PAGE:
Obsessive–compulsive disorder (OCD) is a disabling neuropsychiatric condition characterized by intrusive thoughts (obsessions) and repetitive, ritualistic behaviors (compulsions). Neuroimaging studies of OCD commonly identify structural and functional alterations in cortico-striato-thalamo-cortical (CSTC) brain circuits [1,2,3,4,5,6,7,8,9,10,11]. However, emerging evidence suggest that dysfunction in more diffuse brain networks (e.g., frontoparietal (FPN) and default mode (DMN) networks) may underlie OCD [11,12,13,14,15,16,17,18,19]. Few studies have assessed functional connectivity within or between such networks in pediatric OCD [20, 21] and none have assessed associations with treatment response. Cognitive-behavioral therapy (CBT) is an effective, first-line treatment for OCD [22,23,24,25] that shows better response than pharmacotherapy in pediatric OCD [26,27,28]. Nevertheless, treatment-resistant symptoms often remain in many patients following either type of treatment [29,30,31,32], pointing to the importance of identifying reliable biologically based predictors of response to inform clinical decisions and develop personalized treatments tailored to individual patients (i.e., precision medicine). Resting-state functional magnetic resonance imaging (rs-fMRI) is used to investigate network dynamics in normative and psychiatric populations and can identify biological predictors of clinical outcomes. Herein, we used longitudinal rs-fMRI data from children and adolescents with OCD to identify alterations in large-scale functional networks and characterize connectivity-symptom changes pre- and post-CBT. Such knowledge may ultimately improve treatment selection and foster the development of novel treatments that target brain networks more effectively.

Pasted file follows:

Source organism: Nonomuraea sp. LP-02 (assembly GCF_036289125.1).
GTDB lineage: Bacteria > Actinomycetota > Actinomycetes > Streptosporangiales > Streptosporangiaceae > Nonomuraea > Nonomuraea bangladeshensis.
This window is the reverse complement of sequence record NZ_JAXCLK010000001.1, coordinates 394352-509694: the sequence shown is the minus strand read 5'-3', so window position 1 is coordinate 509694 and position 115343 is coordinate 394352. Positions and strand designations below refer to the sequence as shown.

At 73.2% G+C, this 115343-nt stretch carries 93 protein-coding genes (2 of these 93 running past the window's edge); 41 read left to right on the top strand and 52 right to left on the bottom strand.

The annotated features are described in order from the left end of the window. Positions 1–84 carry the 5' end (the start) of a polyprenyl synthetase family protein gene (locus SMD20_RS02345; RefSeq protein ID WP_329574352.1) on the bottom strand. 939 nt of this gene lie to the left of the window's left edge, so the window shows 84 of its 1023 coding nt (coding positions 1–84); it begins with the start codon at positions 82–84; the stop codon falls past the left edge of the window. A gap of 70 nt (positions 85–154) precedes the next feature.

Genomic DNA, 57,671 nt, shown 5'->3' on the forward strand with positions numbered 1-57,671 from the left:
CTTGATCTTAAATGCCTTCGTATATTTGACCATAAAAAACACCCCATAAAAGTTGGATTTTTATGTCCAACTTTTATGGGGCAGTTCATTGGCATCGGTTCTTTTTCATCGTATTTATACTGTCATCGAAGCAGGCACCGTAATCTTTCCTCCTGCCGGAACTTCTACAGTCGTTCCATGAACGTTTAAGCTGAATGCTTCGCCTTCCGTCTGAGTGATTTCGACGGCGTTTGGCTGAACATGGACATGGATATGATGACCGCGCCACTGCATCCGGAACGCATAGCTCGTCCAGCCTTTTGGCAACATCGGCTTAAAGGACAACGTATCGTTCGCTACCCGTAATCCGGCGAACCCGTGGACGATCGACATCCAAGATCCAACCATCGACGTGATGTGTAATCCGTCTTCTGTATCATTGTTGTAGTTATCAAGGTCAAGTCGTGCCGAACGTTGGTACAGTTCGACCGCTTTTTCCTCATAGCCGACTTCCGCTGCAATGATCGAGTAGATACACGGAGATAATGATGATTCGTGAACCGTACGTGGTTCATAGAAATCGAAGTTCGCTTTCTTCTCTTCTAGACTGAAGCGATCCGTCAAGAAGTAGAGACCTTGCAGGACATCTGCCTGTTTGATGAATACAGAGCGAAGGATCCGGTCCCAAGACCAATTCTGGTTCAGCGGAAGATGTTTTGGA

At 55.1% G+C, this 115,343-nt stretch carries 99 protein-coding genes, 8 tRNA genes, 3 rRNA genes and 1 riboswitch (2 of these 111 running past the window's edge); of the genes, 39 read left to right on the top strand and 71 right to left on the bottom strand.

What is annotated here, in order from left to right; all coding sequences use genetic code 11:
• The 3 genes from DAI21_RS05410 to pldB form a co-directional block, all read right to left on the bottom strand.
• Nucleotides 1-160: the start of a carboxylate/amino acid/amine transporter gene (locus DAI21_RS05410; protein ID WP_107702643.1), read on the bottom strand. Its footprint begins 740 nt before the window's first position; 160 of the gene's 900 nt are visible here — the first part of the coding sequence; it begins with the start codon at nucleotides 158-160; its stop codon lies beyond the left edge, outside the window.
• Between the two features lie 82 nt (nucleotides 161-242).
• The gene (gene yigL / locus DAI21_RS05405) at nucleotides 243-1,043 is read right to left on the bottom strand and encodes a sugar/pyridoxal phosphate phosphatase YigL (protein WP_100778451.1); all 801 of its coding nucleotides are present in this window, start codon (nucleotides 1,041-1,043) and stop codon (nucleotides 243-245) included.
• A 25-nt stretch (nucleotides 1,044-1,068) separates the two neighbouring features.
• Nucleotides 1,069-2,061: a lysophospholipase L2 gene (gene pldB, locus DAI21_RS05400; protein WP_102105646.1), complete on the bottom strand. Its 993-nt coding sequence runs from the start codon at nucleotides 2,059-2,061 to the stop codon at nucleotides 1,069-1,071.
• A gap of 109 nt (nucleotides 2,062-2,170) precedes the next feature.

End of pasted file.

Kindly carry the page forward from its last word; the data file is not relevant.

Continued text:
The prevailing neurobiological model of OCD proposes that obsessive–compulsive symptoms arise from altered functioning of the CSTC circuits that support the capacity to engage control over obsessions and urges to perform rituals [33,34,35]. Indeed, structural and task-based fMRI data implicate OCD-related dysfunctions mainly in fronto-striatal portions of CSTC circuitry [5, 36,37,38,39,40,41,42,43,44,45,46]. Rs-fMRI data also suggest abnormalities in CSTC connectivity, albeit inconsistently, with findings of both hypo- [3, 8] and hyper-connectivity [2, 6, 7]. Other models suggest impairments in large-scale brain networks that extend beyond CSTC circuits, such as altered connectivity within and between FPN, salience, cingulo-opercular, dorsal and ventral attention, and DMN networks [13, 14, 47].

Discrepancies among previous rs-fMRI findings are likely owing to inconsistencies in methods and sample characteristics. For example, studies vary in their use of hypothesis-driven, seed-based connectivity versus hypothesis-free, data-driven analyses. Findings of altered CSTC connectivity stem primarily from seed-based analyses [2, 3, 6, 8], whereas large-scale network findings stem from data-driven whole-brain connectomic approaches [7, 12, 15, 18, 20, 48,49,50,51,52,53,54,55]. Among such approaches, the examination of pairwise associations (i.e., edges) between regions (i.e., nodes) across the entire brain matrix (i.e., the connectome), revealed disturbances in network connectivity in adults with OCD [7, 15, 18, 49, 54, 55]. Only one cross-sectional study used such an approach in pediatric OCD, pointing to less-efficient information transfer and differently organized networks in OCD [20].